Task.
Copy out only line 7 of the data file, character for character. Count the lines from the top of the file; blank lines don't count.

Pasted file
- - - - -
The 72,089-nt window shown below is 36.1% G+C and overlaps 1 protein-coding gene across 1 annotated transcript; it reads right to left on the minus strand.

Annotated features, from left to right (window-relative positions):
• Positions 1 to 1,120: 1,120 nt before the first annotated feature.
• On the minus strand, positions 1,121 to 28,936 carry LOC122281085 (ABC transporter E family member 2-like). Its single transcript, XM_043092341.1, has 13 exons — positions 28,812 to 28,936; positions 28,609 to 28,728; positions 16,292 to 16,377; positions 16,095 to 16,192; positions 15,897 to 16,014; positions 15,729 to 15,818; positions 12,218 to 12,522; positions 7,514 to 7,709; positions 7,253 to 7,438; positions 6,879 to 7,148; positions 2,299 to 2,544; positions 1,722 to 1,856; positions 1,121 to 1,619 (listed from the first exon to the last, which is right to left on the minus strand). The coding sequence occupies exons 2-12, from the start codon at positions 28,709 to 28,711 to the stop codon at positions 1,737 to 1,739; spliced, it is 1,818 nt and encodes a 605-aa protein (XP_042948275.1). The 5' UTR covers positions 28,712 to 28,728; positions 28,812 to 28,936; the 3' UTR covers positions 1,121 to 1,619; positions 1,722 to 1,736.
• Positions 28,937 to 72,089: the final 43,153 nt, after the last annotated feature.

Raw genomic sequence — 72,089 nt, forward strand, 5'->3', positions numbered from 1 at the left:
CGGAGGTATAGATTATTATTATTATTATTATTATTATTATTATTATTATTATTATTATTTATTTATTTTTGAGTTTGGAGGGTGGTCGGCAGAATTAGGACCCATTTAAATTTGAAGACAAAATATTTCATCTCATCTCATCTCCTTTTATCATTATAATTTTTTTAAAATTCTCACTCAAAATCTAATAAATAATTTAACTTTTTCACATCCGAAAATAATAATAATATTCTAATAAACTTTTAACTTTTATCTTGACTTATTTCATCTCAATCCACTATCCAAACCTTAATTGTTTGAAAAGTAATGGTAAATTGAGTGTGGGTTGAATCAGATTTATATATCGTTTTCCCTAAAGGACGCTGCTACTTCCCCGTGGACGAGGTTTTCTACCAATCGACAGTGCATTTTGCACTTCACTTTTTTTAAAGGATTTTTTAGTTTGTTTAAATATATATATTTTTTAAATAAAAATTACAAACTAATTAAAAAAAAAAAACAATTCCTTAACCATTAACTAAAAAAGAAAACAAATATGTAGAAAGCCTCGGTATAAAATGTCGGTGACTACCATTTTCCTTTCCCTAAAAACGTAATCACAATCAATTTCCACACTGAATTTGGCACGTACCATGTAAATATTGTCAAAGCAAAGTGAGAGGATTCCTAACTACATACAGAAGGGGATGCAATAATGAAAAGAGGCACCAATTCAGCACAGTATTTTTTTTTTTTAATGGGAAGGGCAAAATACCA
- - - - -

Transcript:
CGGAGGTATAGATTATTATTATTATTATTATTATTATTATTATTATTATTATTATTATTTATTTATTTTTGAGTTTGGAGGGTGGTCGGCAGAATTAGGACCCATTTAAATTTGAAGACAAAATATTTCATCTCATCTCATCTCCTTTTATCATTATAATTTTTTTAAAATTCTCACTCAAAATCTAATAAATAATTTAACTTTTTCACATCCGAAAATAATAATAATATTCTAATAAACTTTTAACTTTTATCTTGACTTATTTCATCTCAATCCACTATCCAAACCTTAATTGTTTGAAAAGTAATGGTAAATTGAGTGTGGGTTGAATCAGATTTATATATCGTTTTCCCTAAAGGACGCTGCTACTTCCCCGTGGACGAGGTTTTCTACCAATCGACAGTGCATTTTGCACTTCACTTTTTTTAAAGGATTTTTTAGTTTGTTTAAATATATATATTTTTTAAATAAAAATTACAAACTAATTAAAAAAAAAAAACAATTCCTTAACCATTAACTAAAAAAGAAAACAAATATGTAGAAAGCCTCGGTATAAAATGTCGGTGACTACCATTTTCCTTTCCCTAAAAACGTAATCACAATCAATTTCCACACTGAATTTGGCACGTACCATGTAAATATTGTCAAAGCAAAGTGAGAGGATTCCTAACTACATACAGAAGGGGATGCAATAATGAAAAGAGGCACCAATTCAGCACAGTATTTTTTTTTTTTAATGGGAAGGGCAAAATACCA